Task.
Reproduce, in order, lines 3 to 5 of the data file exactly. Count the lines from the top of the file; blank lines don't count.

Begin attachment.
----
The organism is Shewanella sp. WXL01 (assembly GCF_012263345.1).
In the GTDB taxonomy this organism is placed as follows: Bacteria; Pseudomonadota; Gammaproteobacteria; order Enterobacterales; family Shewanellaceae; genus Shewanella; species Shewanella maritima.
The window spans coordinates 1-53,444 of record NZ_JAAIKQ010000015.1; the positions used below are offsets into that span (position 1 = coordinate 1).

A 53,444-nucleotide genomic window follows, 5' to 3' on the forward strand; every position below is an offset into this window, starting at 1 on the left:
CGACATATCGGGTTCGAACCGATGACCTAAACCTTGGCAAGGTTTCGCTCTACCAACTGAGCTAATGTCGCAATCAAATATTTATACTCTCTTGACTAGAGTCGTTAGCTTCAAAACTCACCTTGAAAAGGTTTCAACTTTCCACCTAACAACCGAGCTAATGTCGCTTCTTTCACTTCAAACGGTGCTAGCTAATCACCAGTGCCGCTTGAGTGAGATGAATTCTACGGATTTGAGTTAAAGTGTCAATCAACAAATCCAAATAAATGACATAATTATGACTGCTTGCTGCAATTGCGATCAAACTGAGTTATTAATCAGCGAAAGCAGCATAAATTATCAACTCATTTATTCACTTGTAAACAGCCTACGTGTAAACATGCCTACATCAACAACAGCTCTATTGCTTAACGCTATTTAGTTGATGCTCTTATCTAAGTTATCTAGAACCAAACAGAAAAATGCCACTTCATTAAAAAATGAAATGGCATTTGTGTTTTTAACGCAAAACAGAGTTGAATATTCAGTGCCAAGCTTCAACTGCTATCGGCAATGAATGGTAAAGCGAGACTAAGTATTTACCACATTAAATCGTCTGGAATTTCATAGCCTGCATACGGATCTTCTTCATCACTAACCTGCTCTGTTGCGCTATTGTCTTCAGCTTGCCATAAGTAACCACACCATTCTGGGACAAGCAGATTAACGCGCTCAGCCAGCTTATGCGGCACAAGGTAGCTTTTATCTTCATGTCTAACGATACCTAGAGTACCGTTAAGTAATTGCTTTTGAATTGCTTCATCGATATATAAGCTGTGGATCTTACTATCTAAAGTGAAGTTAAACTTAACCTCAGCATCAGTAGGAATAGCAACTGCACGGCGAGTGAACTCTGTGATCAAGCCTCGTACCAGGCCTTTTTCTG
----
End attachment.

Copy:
The window spans coordinates 1-53,444 of record NZ_JAAIKQ010000015.1; the positions used below are offsets into that span (position 1 = coordinate 1).

A 53,444-nucleotide genomic window follows, 5' to 3' on the forward strand; every position below is an offset into this window, starting at 1 on the left:
CGACATATCGGGTTCGAACCGATGACCTAAACCTTGGCAAGGTTTCGCTCTACCAACTGAGCTAATGTCGCAATCAAATATTTATACTCTCTTGACTAGAGTCGTTAGCTTCAAAACTCACCTTGAAAAGGTTTCAACTTTCCACCTAACAACCGAGCTAATGTCGCTTCTTTCACTTCAAACGGTGCTAGCTAATCACCAGTGCCGCTTGAGTGAGATGAATTCTACGGATTTGAGTTAAAGTGTCAATCAACAAATCCAAATAAATGACATAATTATGACTGCTTGCTGCAATTGCGATCAAACTGAGTTATTAATCAGCGAAAGCAGCATAAATTATCAACTCATTTATTCACTTGTAAACAGCCTACGTGTAAACATGCCTACATCAACAACAGCTCTATTGCTTAACGCTATTTAGTTGATGCTCTTATCTAAGTTATCTAGAACCAAACAGAAAAATGCCACTTCATTAAAAAATGAAATGGCATTTGTGTTTTTAACGCAAAACAGAGTTGAATATTCAGTGCCAAGCTTCAACTGCTATCGGCAATGAATGGTAAAGCGAGACTAAGTATTTACCACATTAAATCGTCTGGAATTTCATAGCCTGCATACGGATCTTCTTCATCACTAACCTGCTCTGTTGCGCTATTGTCTTCAGCTTGCCATAAGTAACCACACCATTCTGGGACAAGCAGATTAACGCGCTCAGCCAGCTTATGCGGCACAAGGTAGCTTTTATCTTCATGTCTAACGATACCTAGAGTACCGTTAAGTAATTGCTTTTGAATTGCTTCATCGATATATAAGCTGTGGATCTTACTATCTAAAGTGAAGTTAAACTTAACCTCAGCATCAGTAGGAATAGCAACTGCACGGCGAGTGAACTCTGTGATCAAGCCTCGTACCAGGCCTTTTTCTG